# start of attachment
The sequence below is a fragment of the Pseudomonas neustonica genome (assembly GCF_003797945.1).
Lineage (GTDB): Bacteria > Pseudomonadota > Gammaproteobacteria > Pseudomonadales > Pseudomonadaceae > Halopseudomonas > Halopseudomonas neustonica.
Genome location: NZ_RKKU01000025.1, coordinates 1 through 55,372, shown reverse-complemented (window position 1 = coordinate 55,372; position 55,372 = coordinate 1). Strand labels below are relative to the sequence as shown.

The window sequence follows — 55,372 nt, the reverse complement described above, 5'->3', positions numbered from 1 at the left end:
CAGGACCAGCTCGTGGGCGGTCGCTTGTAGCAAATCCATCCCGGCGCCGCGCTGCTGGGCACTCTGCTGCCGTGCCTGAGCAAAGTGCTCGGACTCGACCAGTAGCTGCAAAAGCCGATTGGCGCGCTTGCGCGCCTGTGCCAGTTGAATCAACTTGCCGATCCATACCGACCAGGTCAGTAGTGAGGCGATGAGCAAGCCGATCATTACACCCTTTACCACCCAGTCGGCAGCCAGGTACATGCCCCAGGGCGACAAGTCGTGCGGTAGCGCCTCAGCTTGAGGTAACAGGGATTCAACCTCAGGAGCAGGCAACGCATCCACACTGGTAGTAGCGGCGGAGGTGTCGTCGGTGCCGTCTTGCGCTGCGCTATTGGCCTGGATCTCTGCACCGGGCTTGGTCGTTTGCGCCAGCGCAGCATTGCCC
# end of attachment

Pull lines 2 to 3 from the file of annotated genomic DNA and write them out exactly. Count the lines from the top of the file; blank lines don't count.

Lineage (GTDB): Bacteria > Pseudomonadota > Gammaproteobacteria > Pseudomonadales > Pseudomonadaceae > Halopseudomonas > Halopseudomonas neustonica.
Genome location: NZ_RKKU01000025.1, coordinates 1 through 55,372, shown reverse-complemented (window position 1 = coordinate 55,372; position 55,372 = coordinate 1). Strand labels below are relative to the sequence as shown.